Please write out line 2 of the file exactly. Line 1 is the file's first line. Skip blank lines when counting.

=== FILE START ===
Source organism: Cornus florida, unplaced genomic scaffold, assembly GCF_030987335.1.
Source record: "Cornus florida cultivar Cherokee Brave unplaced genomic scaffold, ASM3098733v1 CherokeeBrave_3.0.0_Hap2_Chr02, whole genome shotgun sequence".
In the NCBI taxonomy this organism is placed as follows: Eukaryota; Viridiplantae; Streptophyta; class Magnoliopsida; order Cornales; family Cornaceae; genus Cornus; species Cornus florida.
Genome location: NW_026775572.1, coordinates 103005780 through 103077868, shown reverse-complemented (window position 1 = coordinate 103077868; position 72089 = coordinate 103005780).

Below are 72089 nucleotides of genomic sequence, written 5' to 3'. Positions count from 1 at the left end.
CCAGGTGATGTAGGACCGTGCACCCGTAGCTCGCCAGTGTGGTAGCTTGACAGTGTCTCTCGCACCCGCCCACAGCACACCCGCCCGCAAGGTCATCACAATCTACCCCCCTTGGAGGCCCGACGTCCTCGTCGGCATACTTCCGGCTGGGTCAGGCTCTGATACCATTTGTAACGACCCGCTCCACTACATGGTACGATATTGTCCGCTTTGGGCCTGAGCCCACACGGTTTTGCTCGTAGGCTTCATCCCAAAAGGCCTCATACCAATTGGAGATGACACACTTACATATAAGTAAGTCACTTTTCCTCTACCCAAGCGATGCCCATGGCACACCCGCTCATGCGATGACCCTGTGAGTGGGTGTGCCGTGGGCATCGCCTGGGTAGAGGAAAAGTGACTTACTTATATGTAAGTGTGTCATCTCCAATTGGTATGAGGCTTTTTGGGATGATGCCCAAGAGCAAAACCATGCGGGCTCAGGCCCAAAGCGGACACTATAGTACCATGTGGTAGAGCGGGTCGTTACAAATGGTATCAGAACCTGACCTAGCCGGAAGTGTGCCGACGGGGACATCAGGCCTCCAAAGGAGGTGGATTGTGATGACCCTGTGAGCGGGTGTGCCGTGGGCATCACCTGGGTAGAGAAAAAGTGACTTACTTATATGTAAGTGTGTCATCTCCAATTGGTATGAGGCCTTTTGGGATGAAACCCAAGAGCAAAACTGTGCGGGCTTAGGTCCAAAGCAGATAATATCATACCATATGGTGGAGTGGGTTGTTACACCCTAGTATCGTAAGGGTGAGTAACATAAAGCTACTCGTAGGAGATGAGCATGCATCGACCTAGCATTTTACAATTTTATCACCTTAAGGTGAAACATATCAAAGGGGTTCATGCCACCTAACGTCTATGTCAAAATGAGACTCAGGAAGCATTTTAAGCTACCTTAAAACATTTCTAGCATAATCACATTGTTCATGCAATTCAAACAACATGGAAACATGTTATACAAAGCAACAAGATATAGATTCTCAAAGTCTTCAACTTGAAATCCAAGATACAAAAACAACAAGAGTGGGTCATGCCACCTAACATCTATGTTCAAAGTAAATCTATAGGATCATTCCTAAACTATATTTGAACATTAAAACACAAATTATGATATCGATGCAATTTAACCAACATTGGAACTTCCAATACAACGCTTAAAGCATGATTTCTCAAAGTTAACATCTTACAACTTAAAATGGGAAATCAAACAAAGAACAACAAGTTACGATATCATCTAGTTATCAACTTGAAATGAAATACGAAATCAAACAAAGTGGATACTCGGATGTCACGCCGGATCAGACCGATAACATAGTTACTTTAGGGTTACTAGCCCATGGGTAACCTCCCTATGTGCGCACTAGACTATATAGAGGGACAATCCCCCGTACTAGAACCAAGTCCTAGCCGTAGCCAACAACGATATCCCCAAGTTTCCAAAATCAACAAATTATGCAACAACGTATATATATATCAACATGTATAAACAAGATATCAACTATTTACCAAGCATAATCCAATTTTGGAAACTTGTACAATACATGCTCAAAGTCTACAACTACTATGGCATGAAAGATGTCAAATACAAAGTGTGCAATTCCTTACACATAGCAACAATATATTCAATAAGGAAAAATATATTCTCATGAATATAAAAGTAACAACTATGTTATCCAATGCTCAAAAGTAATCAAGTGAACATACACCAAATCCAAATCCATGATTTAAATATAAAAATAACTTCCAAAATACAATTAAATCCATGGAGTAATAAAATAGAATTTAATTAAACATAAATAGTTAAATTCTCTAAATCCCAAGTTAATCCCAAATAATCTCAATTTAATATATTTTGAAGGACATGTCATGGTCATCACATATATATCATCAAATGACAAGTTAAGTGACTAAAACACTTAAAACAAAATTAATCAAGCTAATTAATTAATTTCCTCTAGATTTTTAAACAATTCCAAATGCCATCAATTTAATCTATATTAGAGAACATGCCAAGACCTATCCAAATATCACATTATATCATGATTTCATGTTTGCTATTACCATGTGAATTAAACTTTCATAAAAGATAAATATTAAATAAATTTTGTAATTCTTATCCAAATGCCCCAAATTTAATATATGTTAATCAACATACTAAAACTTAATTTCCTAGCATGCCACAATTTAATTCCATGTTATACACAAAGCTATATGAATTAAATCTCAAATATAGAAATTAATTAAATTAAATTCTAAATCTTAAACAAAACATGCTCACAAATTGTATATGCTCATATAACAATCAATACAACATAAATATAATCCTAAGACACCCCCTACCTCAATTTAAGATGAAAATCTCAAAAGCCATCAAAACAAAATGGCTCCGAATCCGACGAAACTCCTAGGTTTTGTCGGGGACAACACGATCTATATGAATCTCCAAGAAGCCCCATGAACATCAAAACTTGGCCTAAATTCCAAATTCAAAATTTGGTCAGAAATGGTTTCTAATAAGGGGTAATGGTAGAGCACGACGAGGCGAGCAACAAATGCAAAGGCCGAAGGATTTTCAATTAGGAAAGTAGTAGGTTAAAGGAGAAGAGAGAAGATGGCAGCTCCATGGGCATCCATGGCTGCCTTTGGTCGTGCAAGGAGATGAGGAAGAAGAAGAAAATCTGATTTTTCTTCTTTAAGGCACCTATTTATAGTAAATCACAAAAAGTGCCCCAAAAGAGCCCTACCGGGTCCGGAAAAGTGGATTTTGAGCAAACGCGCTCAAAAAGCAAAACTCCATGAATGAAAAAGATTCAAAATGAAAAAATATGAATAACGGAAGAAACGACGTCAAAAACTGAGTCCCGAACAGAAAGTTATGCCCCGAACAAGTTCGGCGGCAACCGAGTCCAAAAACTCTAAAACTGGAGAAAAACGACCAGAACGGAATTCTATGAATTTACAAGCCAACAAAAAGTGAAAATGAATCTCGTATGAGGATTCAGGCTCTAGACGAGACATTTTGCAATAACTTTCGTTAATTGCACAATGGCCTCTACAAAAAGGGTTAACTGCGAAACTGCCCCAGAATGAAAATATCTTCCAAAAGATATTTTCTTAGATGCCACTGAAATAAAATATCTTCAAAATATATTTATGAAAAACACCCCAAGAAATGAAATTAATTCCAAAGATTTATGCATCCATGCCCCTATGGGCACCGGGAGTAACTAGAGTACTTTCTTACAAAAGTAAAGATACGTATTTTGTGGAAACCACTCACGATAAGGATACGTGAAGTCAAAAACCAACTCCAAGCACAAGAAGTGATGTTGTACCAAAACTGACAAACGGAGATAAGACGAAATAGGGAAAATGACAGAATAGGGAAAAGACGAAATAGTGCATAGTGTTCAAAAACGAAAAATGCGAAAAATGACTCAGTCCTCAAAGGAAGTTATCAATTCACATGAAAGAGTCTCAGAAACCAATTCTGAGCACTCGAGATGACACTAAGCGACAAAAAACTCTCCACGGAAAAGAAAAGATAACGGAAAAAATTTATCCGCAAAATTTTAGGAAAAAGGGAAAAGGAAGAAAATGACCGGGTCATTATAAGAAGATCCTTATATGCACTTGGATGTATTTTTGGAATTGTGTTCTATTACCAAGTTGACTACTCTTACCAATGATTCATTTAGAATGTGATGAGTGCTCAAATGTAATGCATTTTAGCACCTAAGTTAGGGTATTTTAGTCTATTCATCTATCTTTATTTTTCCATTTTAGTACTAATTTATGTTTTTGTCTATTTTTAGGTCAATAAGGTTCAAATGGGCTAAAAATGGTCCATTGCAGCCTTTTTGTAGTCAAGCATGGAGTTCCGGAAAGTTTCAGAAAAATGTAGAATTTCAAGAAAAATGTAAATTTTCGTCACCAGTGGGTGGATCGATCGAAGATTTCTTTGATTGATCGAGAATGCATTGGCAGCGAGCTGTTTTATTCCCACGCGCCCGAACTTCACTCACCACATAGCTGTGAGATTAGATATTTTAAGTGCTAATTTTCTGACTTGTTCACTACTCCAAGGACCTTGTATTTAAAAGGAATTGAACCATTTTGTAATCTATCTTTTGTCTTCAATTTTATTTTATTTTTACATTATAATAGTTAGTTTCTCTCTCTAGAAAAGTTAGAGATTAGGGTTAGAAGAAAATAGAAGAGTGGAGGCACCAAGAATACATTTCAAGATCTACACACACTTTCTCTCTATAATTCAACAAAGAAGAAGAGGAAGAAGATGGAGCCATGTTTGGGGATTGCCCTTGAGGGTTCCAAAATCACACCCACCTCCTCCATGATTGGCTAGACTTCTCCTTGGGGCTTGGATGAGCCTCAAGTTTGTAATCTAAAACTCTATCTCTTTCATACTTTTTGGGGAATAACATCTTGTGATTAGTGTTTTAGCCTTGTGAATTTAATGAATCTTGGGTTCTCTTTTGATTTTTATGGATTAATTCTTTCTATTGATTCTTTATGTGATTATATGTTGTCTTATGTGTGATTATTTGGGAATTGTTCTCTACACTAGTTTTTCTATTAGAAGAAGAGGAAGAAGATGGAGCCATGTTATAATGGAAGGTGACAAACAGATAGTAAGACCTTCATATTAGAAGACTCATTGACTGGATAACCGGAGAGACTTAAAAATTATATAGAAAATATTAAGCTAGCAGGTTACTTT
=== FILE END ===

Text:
Source record: "Cornus florida cultivar Cherokee Brave unplaced genomic scaffold, ASM3098733v1 CherokeeBrave_3.0.0_Hap2_Chr02, whole genome shotgun sequence".